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University of South Alabama, McCall Library

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  • Description: is
(127 results)



Display: 20

    • Finley Softball Team

    • n.d.
    • The Finley (Pharmacy) softball team in the 1960s, the apparent winners of that year's trophy. At left in the front row is James Bivens. The man in the center holding the trophy is John L. Finley Jr., and the man at the far right in the front row is...
    • Oakleigh,

    • 1895
    • James Roper, an antebellum cotton factor in Mobile, Alabama, built this Greek Revival mansion known as Oakleigh in 1833. It is now located in what is known as the Oakleigh Historic District and is owned by the city and operated as a period museum.
    • Government Street

    • n.d.
    • Looking west up Government Street from Royal in the 1940s. On the far left one can see the Rudolph Benz courthouse. The building behind the hardware store sign is the Admiral Semmes Hotel. The LaClede Hotel is on the the middle-right of the image,...
    • Overbey Family,

    • 1935
    • Erik Overbey and family. His wife, Ida, is seated on the left stoop. Son Per sits on the top step on the far left, next to his brother. Overbey's daughter, with whom he would live after his retirement, is on the far left on the bottom step. This...
    • Arlington Fairgrounds

    • n.d.
    • The Magnolia House at Arlington Fairgrounds about 1900. Located just south of the city, the fairgrounds was the site for an annual agricultural show, held since 1873, that grew to include horse races, automobile displays, and art exhibits. The fair...
    • Cochrane Bridge

    • 1925
    • This 1925 window display at Merchants National Bank was meant to entice Mobilians into purchasing some of the $25 million in mortgage bonds that went to construct the Cochrane Bridge. The sign in the window reads, "Let's build the bridge NOW!...
    • Government Street

    • 1904
    • Government Street, Mobile, Alabama, looking east toward the river. The Benz courthouse is on the left. It was Mobile's fourth courthouse and stood from 1889 to 1957. Its ornate statuary would fall victim to the hurricanes that periodically visit...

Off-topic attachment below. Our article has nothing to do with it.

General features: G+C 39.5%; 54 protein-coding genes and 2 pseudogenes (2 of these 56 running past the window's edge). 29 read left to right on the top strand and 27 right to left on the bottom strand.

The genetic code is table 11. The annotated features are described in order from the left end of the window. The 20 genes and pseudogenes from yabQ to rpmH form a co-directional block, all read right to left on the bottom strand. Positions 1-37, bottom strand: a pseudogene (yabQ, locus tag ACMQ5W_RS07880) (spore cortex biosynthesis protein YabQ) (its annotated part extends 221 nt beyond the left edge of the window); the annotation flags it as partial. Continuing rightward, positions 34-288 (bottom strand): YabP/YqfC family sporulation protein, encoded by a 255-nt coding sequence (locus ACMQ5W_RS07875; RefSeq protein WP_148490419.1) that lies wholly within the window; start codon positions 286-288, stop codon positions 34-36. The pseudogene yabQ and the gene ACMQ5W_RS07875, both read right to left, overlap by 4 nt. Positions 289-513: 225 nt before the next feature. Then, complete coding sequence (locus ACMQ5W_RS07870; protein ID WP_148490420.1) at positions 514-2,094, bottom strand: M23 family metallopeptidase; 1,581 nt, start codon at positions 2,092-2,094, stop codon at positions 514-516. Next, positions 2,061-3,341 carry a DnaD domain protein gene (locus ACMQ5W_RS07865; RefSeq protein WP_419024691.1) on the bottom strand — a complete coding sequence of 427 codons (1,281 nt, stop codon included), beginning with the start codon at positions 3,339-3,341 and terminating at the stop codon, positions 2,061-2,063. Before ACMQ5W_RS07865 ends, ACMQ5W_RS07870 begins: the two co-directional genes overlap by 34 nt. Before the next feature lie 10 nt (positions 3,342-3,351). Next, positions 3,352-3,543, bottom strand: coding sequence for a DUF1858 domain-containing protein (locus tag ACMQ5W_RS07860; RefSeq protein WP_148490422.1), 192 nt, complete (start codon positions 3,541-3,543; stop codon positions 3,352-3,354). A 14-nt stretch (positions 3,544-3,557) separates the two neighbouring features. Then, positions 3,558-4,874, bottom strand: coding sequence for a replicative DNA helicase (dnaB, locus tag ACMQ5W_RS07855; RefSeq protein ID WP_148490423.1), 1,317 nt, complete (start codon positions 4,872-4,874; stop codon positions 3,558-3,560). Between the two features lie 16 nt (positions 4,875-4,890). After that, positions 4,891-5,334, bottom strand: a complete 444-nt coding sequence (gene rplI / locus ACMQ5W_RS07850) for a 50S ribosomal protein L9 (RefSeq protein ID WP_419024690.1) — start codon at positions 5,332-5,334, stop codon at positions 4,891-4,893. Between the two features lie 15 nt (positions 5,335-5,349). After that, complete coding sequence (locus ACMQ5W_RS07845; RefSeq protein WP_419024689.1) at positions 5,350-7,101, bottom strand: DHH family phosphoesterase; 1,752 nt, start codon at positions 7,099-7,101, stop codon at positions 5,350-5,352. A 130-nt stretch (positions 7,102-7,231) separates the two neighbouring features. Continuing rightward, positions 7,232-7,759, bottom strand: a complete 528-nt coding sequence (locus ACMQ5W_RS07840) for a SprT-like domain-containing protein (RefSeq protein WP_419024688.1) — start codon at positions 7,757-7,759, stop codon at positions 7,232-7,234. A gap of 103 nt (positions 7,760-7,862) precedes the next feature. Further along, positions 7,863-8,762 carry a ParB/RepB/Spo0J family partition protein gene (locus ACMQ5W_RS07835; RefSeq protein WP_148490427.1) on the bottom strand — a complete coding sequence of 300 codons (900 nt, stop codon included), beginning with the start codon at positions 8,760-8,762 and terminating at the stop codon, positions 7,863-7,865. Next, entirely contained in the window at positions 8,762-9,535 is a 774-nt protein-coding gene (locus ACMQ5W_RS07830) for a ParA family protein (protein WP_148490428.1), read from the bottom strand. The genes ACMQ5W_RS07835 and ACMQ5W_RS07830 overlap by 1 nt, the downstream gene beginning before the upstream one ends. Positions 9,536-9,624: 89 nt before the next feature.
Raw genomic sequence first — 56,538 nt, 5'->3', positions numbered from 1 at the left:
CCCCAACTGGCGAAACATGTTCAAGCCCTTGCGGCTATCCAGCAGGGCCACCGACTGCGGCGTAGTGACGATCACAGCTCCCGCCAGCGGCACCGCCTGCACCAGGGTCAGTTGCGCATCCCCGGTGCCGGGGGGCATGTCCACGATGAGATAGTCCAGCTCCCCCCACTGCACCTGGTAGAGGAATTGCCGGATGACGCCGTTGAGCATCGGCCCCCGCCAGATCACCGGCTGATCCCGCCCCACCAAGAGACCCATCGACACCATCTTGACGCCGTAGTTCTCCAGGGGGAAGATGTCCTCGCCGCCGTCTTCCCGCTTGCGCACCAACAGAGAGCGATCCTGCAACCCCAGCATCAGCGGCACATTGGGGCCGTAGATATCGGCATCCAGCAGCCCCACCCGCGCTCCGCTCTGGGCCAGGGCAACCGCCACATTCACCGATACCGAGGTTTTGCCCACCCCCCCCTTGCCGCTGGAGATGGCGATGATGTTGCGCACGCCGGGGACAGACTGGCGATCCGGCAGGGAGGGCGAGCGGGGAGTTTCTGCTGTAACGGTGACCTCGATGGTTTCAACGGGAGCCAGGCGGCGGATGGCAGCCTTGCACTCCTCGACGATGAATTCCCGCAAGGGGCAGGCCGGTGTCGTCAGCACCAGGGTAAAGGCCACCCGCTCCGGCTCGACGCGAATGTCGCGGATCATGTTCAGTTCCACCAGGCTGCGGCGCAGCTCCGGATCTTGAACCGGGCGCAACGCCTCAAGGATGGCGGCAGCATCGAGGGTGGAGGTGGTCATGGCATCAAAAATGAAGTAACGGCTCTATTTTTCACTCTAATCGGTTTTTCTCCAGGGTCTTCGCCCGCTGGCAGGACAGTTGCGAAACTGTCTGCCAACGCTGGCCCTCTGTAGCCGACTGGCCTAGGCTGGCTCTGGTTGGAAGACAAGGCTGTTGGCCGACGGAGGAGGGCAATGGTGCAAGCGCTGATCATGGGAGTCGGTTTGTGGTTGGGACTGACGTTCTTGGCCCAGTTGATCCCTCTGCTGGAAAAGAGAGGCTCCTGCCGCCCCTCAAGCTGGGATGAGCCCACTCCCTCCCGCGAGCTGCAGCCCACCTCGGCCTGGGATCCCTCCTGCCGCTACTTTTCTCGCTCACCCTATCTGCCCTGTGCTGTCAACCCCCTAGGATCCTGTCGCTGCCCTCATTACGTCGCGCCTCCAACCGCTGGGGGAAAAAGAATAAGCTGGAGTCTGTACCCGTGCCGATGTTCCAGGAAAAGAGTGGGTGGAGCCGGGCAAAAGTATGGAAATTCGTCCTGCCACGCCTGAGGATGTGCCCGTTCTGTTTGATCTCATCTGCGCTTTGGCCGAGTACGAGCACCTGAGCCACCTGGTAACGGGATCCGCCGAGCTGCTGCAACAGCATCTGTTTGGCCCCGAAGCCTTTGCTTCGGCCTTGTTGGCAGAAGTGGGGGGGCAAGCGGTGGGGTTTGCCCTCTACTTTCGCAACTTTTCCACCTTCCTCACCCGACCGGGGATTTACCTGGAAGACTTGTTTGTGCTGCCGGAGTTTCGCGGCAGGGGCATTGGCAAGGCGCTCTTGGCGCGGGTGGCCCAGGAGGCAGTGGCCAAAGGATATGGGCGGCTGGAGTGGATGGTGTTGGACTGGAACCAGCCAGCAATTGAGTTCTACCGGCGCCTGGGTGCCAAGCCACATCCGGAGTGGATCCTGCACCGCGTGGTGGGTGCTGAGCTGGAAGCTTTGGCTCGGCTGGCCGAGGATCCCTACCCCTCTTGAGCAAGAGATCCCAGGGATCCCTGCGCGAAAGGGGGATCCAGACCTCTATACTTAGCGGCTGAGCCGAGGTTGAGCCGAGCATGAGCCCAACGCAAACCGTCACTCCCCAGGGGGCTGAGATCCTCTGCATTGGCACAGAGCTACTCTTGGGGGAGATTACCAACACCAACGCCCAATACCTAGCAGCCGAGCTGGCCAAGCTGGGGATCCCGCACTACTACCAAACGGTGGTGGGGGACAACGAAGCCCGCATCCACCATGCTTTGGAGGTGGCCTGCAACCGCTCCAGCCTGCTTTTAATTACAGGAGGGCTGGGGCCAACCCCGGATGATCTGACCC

• Hartwell, Harry T.

    • n.d.
    • The man in the center of this photograph is Harry T. Hartwell. He served four terms as mayor of Mobile, Alabama, and was instrumental in getting a new baseball park established after Monroe Park was destroyed in the hurricane of 1926. The new park...
    • Spanish Plaza,

    • n.d.
    • Spanish (or Malaga) Plaza is dedicated to the city of Malaga, Spain, sister city to Mobile. The city sets aside each March 21 as "Malaga Day." Spain ruled this area for thirty-three years (1780-1813). The plaza is located on Government Street...
    • Mardi Gras Float

    • n.d.
    • John Gus Hines (b. 1844) designed and built Mardi Gras floats for several Mobile mystic societies. This is Hines' rendition of a World War I memorial. It is unclear whether this ever appeared in a Mardi Gras parade.
    • Mardi Gras Float

    • n.d.
    • John Gus Hines (b. 1844) designed and built Mardi Gras floats for several Mobile mystic societies. This is one of a series of drawings Hines created in what he called "Woman's Theme." This one is titled "Why Men Don't Marry." It depicts two women...
    • Mardi Gras Float

    • 1920
    • John Gus Hines (b. 1844) designed and built Mardi Gras floats for several Mobile mystic societies. This is one of the last Mardi Gras float drawings that Hines created. It was designed for the Knights of Revelry and the theme for the parade was...
    • Mardi Gras Float

    • n.d.
    • John Gus Hines (b. 1844) designed and built Mardi Gras floats for several Mobile mystic societies. This is one drawing in the parade theme "Time." It shows children playing baseball, on a see saw, and hanging from a high bar. The drawing is titled...
    • Convent of the Visitation

    • n.d.
    • The exterior of the Chapel of the Sacred Heart on the grounds of the Convent of the Visitation. The convent is also often called the Visitation Monastery. The convent was founded as a private school in 1833 by Bishop Michael Portier. The chapel was...

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